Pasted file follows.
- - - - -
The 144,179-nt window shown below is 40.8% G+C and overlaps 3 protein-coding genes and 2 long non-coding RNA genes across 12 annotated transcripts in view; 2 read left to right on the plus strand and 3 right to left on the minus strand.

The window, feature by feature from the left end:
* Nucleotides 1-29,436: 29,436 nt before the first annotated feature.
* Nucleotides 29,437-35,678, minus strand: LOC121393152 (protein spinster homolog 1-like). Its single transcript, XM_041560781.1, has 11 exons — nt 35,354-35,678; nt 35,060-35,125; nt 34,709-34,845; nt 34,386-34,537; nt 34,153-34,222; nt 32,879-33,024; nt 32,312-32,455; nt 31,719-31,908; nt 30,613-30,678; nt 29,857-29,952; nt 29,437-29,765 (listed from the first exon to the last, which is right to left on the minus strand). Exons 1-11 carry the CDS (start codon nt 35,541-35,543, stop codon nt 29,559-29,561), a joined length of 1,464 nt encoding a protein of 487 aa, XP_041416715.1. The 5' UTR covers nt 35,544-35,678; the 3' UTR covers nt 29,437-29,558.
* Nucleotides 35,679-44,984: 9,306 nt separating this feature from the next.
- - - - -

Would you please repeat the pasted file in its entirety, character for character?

The 144,179-nt window shown below is 40.8% G+C and overlaps 3 protein-coding genes and 2 long non-coding RNA genes across 12 annotated transcripts in view; 2 read left to right on the plus strand and 3 right to left on the minus strand.

The window, feature by feature from the left end:
* Nucleotides 1-29,436: 29,436 nt before the first annotated feature.
* Nucleotides 29,437-35,678, minus strand: LOC121393152 (protein spinster homolog 1-like). Its single transcript, XM_041560781.1, has 11 exons — nt 35,354-35,678; nt 35,060-35,125; nt 34,709-34,845; nt 34,386-34,537; nt 34,153-34,222; nt 32,879-33,024; nt 32,312-32,455; nt 31,719-31,908; nt 30,613-30,678; nt 29,857-29,952; nt 29,437-29,765 (listed from the first exon to the last, which is right to left on the minus strand). Exons 1-11 carry the CDS (start codon nt 35,541-35,543, stop codon nt 29,559-29,561), a joined length of 1,464 nt encoding a protein of 487 aa, XP_041416715.1. The 5' UTR covers nt 35,544-35,678; the 3' UTR covers nt 29,437-29,558.
* Nucleotides 35,679-44,984: 9,306 nt separating this feature from the next.